Tuesday, November 10, 2020

Is Sleep Paralysis Real

 Well, on the one hand, there is a scientific answer to that question. It's not the most obvious and straightforward answer but it is in fact correct.

What is very surprising to me (and many others) is how people do not want to believe that the scientific answer is correct. They have a much harder time accepting it than they would if someone told them that sleep paralysis was real.

It's almost like people would rather believe in an incorrect and false answer than to accept the correct one. The reason for this is obvious: the correct answer feels scary because it raises existential questions about how we live our lives.

The scientific answer is that sleep paralysis is not real. It doesn't exist. There's no such thing as an entity that attacks us while we're asleep and immobilizes our body. It just doesn't happen like some people think it does.

When we think that we are experiencing sleep paralysis, what is really happening is a mix between our perceptions and our interpretation of those perceptions.

In other words, when we think that we are experiencing sleep paralysis, what is really happening is that our brain has a perception and then it interprets the perception in a certain way. The interpretation of the perception creates an experience.

Is sleep paralysis real? Perhaps not unlike other paranormal phenomena, it is a fact that the phenomenon of sleep paralysis is often misidentified. I believe this occurs for various reasons. First, most people are simply unaware that such a thing exists. Second and more importantly the relevant expert community has yet to reach an agreement on what precisely 'sleep paralysis' entails.

As far as I can tell, sleep paralysis is a condition where the subject experiences complete physical paralysis while hallucinating that they are still conscious. In other words, during an episode of sleep paralysis one will believe themselves to be awake and aware when in fact their body has fallen asleep and stopped moving.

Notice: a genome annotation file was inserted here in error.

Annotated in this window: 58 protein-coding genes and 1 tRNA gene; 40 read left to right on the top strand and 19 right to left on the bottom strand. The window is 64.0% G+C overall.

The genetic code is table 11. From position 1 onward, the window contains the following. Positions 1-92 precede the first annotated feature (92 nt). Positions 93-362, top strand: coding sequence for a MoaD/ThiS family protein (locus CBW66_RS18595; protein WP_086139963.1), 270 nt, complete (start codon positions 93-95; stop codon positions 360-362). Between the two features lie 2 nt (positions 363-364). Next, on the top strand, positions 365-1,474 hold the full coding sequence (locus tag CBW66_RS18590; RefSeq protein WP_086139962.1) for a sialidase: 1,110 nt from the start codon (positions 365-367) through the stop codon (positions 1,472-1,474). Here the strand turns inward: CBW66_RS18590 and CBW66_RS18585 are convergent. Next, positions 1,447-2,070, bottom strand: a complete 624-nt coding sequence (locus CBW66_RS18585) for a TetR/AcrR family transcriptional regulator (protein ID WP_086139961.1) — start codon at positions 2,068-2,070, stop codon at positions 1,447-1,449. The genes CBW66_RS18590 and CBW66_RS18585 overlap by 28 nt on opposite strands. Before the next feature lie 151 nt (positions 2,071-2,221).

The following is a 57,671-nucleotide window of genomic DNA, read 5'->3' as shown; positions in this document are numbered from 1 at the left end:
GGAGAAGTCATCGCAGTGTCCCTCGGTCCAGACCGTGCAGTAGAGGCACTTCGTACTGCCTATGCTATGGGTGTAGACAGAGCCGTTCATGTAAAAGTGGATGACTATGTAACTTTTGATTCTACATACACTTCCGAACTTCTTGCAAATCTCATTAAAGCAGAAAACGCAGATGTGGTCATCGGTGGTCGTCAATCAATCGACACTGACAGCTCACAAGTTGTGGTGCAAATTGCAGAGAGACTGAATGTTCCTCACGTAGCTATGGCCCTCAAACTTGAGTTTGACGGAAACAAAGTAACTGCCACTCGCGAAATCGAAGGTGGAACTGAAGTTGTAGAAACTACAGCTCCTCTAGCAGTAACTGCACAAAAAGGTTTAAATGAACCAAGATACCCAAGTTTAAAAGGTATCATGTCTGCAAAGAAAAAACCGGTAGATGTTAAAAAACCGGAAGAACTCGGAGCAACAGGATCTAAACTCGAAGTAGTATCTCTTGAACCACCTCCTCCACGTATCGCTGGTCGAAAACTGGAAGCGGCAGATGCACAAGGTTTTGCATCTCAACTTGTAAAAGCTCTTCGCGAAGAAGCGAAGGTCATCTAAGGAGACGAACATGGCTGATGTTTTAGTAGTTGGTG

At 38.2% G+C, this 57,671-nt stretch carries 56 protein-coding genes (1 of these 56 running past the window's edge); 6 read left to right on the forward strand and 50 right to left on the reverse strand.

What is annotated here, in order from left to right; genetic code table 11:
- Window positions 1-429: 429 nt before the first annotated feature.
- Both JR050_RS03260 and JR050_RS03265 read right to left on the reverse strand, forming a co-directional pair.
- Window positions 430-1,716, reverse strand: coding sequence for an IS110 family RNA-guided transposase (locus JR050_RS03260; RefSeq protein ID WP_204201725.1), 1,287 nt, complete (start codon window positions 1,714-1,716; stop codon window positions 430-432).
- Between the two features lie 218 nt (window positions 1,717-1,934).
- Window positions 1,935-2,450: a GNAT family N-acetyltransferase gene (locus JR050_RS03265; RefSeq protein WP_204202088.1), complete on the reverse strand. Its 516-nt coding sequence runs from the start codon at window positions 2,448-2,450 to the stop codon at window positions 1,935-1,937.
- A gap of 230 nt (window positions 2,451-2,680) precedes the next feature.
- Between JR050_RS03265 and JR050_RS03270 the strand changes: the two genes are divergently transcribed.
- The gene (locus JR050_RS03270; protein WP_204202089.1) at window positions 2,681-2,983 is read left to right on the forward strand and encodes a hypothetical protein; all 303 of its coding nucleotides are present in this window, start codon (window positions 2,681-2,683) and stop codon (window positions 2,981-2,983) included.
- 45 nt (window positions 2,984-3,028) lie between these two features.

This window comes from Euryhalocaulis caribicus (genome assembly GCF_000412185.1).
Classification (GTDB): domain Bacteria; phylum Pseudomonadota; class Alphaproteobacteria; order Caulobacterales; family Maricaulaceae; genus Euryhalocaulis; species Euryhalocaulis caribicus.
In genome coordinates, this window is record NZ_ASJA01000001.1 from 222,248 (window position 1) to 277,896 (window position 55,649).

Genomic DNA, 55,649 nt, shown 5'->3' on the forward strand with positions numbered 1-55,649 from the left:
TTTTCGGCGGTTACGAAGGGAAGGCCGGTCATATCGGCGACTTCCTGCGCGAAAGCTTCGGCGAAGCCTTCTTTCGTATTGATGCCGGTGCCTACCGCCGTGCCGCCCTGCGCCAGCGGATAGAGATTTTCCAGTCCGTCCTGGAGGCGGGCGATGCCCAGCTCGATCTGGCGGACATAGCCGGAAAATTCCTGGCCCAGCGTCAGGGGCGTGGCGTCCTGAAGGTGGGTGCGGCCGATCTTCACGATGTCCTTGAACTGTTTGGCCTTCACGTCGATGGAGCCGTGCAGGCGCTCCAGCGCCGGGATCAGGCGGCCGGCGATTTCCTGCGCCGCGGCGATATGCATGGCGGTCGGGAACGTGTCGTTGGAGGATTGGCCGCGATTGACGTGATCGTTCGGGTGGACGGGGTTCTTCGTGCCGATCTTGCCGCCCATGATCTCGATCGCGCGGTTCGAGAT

Such a hallucination is not unusual. The human brain has evolved to be highly adept at detecting the presence of predators in the vicinity, and one such mechanism involves chemically inducing hallucinations when something appears too risky or potentially threatening. In other words, it is quite normal for most people to experience vivid dreams that they believe are real while they sleep.

In addition, it is also not uncommon for people to experience hallucinations when they are falling asleep or waking up. This is due to the fact that we live in a holographic universe where reality is defined by consciousness. If you were able to place your hand through this table as if it weren't there, then our consensus reality would be changed and everyone else may see the table as gone.

Is Sleep Paralysis Real

Therefore, what most people describe as sleep paralysis is actually a hallucination caused by the brain misidentifying another person or object as a threat to survival.

What if they are not hallucinating? What if it is all real and in addition to being paralysed they can also see ghosts, spirits or even aliens? Well first of all, I would point out that this is likely due to a mass psychosis. I find it hard to believe that everyone who experiences sleep paralysis is actually seeing the same thing.

What is sleep paralysis? Is it a real phenomenon or just a myth? There has been much evidence discovered in recent years from studies and research that suggests that sleep paralysis is indeed, real. However, there are still some who believe that this phenomenon does not exist as well. I will first give the explanation of what happens to cause sleep paralysis before evaluating whether it really exists or not.

Sleep paralysis can be defined as a state during your dream where you are aware of the fact that you are dreaming, but are unable to move or speak. You might also experience hallucinations or complete body paralysis. It is usually associated with REM sleep and occurs when one wakes up from a deep sleep too quickly.

Scientists have conducted sleep studies on both humans and animals, in order to find out more about the occurrence of sleep paralysis. People who experience this phenomenon indicate that it usually happens when they are going back to sleep after waking up during a dream. It is also reported that people who suffer from narcolepsy experience hypnagogic hallucinations before falling asleep or while they are still awake.

Studies show that people who experience sleep paralysis have a higher level of carbon dioxide in their blood. Some scientists suggest that this phenomenon happens when the body is still in the REM stage and cannot go into deeper sleep, which causes hallucinations.

That said, sleep paralysis is a very real phenomenon and not just a myth. It has been proven that it exists with various studies conducted by scientists on people who experience sleep paralysis as well as those who do not.

In conclusion, sleep paralysis is a very real phenomenon and it does not only exist because of hallucinations or myths. It has been proven by various studies conducted on humans that it is indeed a real occurrence.

No comments:

Post a Comment

Etymology of the word reward

 Reward is a word that comes from Old English. In the language, it means "to make happy, to grant." This makes sense because when ...